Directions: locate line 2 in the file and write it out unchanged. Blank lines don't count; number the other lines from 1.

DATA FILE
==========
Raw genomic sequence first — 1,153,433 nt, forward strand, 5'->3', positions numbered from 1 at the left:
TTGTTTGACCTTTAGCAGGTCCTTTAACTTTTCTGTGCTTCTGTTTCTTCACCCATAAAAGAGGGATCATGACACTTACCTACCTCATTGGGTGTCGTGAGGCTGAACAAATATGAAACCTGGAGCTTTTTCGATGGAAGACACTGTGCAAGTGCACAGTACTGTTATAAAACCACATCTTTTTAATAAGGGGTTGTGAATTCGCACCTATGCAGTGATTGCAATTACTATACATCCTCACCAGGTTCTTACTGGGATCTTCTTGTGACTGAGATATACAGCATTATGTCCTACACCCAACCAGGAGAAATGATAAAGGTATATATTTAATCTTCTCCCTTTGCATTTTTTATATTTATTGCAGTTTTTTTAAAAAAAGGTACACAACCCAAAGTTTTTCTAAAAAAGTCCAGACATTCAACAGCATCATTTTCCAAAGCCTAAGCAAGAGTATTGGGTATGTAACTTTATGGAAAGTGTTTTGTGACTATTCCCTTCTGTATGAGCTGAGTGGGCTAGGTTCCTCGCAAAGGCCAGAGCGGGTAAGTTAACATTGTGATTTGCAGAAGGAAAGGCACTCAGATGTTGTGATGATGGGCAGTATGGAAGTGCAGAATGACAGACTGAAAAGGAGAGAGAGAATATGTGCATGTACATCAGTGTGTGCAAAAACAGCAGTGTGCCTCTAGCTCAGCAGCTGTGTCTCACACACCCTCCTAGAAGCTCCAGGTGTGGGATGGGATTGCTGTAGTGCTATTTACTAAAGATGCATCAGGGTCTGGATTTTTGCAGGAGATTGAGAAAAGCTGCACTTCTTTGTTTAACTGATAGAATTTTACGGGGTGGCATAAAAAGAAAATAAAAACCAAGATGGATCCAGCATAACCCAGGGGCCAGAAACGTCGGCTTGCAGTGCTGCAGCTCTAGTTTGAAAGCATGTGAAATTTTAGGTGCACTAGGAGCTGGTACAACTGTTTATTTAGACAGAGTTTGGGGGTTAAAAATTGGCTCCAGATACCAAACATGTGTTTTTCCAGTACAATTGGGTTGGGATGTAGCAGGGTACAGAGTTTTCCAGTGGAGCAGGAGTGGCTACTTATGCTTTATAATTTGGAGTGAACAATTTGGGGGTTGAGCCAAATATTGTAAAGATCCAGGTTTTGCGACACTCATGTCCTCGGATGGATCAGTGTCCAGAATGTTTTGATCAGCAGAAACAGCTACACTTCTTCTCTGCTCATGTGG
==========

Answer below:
TTGTTTGACCTTTAGCAGGTCCTTTAACTTTTCTGTGCTTCTGTTTCTTCACCCATAAAAGAGGGATCATGACACTTACCTACCTCATTGGGTGTCGTGAGGCTGAACAAATATGAAACCTGGAGCTTTTTCGATGGAAGACACTGTGCAAGTGCACAGTACTGTTATAAAACCACATCTTTTTAATAAGGGGTTGTGAATTCGCACCTATGCAGTGATTGCAATTACTATACATCCTCACCAGGTTCTTACTGGGATCTTCTTGTGACTGAGATATACAGCATTATGTCCTACACCCAACCAGGAGAAATGATAAAGGTATATATTTAATCTTCTCCCTTTGCATTTTTTATATTTATTGCAGTTTTTTTAAAAAAAGGTACACAACCCAAAGTTTTTCTAAAAAAGTCCAGACATTCAACAGCATCATTTTCCAAAGCCTAAGCAAGAGTATTGGGTATGTAACTTTATGGAAAGTGTTTTGTGACTATTCCCTTCTGTATGAGCTGAGTGGGCTAGGTTCCTCGCAAAGGCCAGAGCGGGTAAGTTAACATTGTGATTTGCAGAAGGAAAGGCACTCAGATGTTGTGATGATGGGCAGTATGGAAGTGCAGAATGACAGACTGAAAAGGAGAGAGAGAATATGTGCATGTACATCAGTGTGTGCAAAAACAGCAGTGTGCCTCTAGCTCAGCAGCTGTGTCTCACACACCCTCCTAGAAGCTCCAGGTGTGGGATGGGATTGCTGTAGTGCTATTTACTAAAGATGCATCAGGGTCTGGATTTTTGCAGGAGATTGAGAAAAGCTGCACTTCTTTGTTTAACTGATAGAATTTTACGGGGTGGCATAAAAAGAAAATAAAAACCAAGATGGATCCAGCATAACCCAGGGGCCAGAAACGTCGGCTTGCAGTGCTGCAGCTCTAGTTTGAAAGCATGTGAAATTTTAGGTGCACTAGGAGCTGGTACAACTGTTTATTTAGACAGAGTTTGGGGGTTAAAAATTGGCTCCAGATACCAAACATGTGTTTTTCCAGTACAATTGGGTTGGGATGTAGCAGGGTACAGAGTTTTCCAGTGGAGCAGGAGTGGCTACTTATGCTTTATAATTTGGAGTGAACAATTTGGGGGTTGAGCCAAATATTGTAAAGATCCAGGTTTTGCGACACTCATGTCCTCGGATGGATCAGTGTCCAGAATGTTTTGATCAGCAGAAACAGCTACACTTCTTCTCTGCTCATGTGG